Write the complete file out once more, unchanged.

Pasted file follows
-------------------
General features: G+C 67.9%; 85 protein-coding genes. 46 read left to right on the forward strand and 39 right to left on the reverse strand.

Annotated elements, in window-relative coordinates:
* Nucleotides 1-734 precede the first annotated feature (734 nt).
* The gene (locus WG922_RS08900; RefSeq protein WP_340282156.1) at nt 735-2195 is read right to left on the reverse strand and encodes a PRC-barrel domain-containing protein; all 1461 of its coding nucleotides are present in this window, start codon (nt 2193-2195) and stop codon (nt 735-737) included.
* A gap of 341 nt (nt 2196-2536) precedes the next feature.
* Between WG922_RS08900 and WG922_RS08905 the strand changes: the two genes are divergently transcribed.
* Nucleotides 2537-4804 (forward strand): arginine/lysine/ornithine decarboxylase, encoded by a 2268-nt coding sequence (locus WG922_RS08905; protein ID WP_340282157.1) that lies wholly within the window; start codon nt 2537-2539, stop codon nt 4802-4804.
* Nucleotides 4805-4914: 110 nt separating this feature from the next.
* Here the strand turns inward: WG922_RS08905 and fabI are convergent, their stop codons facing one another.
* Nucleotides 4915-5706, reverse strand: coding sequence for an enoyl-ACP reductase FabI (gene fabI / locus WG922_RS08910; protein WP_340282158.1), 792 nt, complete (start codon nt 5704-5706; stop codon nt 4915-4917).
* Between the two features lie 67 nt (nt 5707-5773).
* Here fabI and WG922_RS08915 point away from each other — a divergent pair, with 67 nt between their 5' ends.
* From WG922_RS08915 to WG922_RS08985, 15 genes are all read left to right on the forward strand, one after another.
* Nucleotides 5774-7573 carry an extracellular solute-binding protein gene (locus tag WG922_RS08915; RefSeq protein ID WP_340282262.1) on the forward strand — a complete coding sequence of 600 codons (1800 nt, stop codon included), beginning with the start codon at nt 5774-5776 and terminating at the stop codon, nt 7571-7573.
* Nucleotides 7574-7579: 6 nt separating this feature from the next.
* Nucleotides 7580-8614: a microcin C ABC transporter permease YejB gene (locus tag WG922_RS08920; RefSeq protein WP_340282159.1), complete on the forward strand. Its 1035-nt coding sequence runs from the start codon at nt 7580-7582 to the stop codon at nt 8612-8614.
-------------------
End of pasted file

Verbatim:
General features: G+C 67.9%; 85 protein-coding genes. 46 read left to right on the forward strand and 39 right to left on the reverse strand.

Annotated elements, in window-relative coordinates:
* Nucleotides 1-734 precede the first annotated feature (734 nt).
* The gene (locus WG922_RS08900; RefSeq protein WP_340282156.1) at nt 735-2195 is read right to left on the reverse strand and encodes a PRC-barrel domain-containing protein; all 1461 of its coding nucleotides are present in this window, start codon (nt 2193-2195) and stop codon (nt 735-737) included.
* A gap of 341 nt (nt 2196-2536) precedes the next feature.
* Between WG922_RS08900 and WG922_RS08905 the strand changes: the two genes are divergently transcribed.
* Nucleotides 2537-4804 (forward strand): arginine/lysine/ornithine decarboxylase, encoded by a 2268-nt coding sequence (locus WG922_RS08905; protein ID WP_340282157.1) that lies wholly within the window; start codon nt 2537-2539, stop codon nt 4802-4804.
* Nucleotides 4805-4914: 110 nt separating this feature from the next.
* Here the strand turns inward: WG922_RS08905 and fabI are convergent, their stop codons facing one another.
* Nucleotides 4915-5706, reverse strand: coding sequence for an enoyl-ACP reductase FabI (gene fabI / locus WG922_RS08910; protein WP_340282158.1), 792 nt, complete (start codon nt 5704-5706; stop codon nt 4915-4917).
* Between the two features lie 67 nt (nt 5707-5773).
* Here fabI and WG922_RS08915 point away from each other — a divergent pair, with 67 nt between their 5' ends.
* From WG922_RS08915 to WG922_RS08985, 15 genes are all read left to right on the forward strand, one after another.
* Nucleotides 5774-7573 carry an extracellular solute-binding protein gene (locus tag WG922_RS08915; RefSeq protein ID WP_340282262.1) on the forward strand — a complete coding sequence of 600 codons (1800 nt, stop codon included), beginning with the start codon at nt 5774-5776 and terminating at the stop codon, nt 7571-7573.
* Nucleotides 7574-7579: 6 nt separating this feature from the next.
* Nucleotides 7580-8614: a microcin C ABC transporter permease YejB gene (locus tag WG922_RS08920; RefSeq protein WP_340282159.1), complete on the forward strand. Its 1035-nt coding sequence runs from the start codon at nt 7580-7582 to the stop codon at nt 8612-8614.